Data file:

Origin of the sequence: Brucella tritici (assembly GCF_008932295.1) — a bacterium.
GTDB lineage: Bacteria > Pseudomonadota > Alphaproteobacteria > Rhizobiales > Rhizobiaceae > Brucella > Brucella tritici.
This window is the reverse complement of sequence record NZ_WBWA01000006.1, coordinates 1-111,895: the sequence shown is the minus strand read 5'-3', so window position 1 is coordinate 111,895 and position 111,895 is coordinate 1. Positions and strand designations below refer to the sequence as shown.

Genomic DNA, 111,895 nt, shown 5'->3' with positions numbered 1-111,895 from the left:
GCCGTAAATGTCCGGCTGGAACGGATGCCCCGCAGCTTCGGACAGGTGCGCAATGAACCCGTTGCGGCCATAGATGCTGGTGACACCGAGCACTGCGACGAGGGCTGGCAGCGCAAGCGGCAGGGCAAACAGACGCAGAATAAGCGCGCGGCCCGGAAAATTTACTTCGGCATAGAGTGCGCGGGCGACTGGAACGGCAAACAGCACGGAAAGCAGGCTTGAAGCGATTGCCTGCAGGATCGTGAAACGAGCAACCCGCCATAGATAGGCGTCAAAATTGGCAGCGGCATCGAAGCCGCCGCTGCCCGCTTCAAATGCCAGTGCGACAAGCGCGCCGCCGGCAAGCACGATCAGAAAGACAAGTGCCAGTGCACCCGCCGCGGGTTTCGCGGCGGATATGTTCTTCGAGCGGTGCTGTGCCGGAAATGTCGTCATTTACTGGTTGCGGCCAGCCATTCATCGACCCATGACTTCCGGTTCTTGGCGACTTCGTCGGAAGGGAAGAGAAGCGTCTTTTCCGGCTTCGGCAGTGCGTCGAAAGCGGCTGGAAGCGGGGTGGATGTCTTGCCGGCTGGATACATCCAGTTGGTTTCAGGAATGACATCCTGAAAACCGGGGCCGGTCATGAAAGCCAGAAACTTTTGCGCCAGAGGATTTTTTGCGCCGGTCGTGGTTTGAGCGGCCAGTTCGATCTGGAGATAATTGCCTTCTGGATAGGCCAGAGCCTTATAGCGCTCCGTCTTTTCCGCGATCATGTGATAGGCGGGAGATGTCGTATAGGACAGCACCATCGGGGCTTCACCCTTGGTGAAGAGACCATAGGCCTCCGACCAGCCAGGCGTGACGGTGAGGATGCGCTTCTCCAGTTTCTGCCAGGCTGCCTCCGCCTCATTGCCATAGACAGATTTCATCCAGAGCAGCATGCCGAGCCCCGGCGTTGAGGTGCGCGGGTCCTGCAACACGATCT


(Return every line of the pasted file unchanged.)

Origin of the sequence: Brucella tritici (assembly GCF_008932295.1) — a bacterium.
GTDB lineage: Bacteria > Pseudomonadota > Alphaproteobacteria > Rhizobiales > Rhizobiaceae > Brucella > Brucella tritici.
This window is the reverse complement of sequence record NZ_WBWA01000006.1, coordinates 1-111,895: the sequence shown is the minus strand read 5'-3', so window position 1 is coordinate 111,895 and position 111,895 is coordinate 1. Positions and strand designations below refer to the sequence as shown.

Genomic DNA, 111,895 nt, shown 5'->3' with positions numbered 1-111,895 from the left:
GCCGTAAATGTCCGGCTGGAACGGATGCCCCGCAGCTTCGGACAGGTGCGCAATGAACCCGTTGCGGCCATAGATGCTGGTGACACCGAGCACTGCGACGAGGGCTGGCAGCGCAAGCGGCAGGGCAAACAGACGCAGAATAAGCGCGCGGCCCGGAAAATTTACTTCGGCATAGAGTGCGCGGGCGACTGGAACGGCAAACAGCACGGAAAGCAGGCTTGAAGCGATTGCCTGCAGGATCGTGAAACGAGCAACCCGCCATAGATAGGCGTCAAAATTGGCAGCGGCATCGAAGCCGCCGCTGCCCGCTTCAAATGCCAGTGCGACAAGCGCGCCGCCGGCAAGCACGATCAGAAAGACAAGTGCCAGTGCACCCGCCGCGGGTTTCGCGGCGGATATGTTCTTCGAGCGGTGCTGTGCCGGAAATGTCGTCATTTACTGGTTGCGGCCAGCCATTCATCGACCCATGACTTCCGGTTCTTGGCGACTTCGTCGGAAGGGAAGAGAAGCGTCTTTTCCGGCTTCGGCAGTGCGTCGAAAGCGGCTGGAAGCGGGGTGGATGTCTTGCCGGCTGGATACATCCAGTTGGTTTCAGGAATGACATCCTGAAAACCGGGGCCGGTCATGAAAGCCAGAAACTTTTGCGCCAGAGGATTTTTTGCGCCGGTCGTGGTTTGAGCGGCCAGTTCGATCTGGAGATAATTGCCTTCTGGATAGGCCAGAGCCTTATAGCGCTCCGTCTTTTCCGCGATCATGTGATAGGCGGGAGATGTCGTATAGGACAGCACCATCGGGGCTTCACCCTTGGTGAAGAGACCATAGGCCTCCGACCAGCCAGGCGTGACGGTGAGGATGCGCTTCTCCAGTTTCTGCCAGGCTGCCTCCGCCTCATTGCCATAGACAGATTTCATCCAGAGCAGCATGCCGAGCCCCGGCGTTGAGGTGCGCGGGTCCTGCAACACGATCT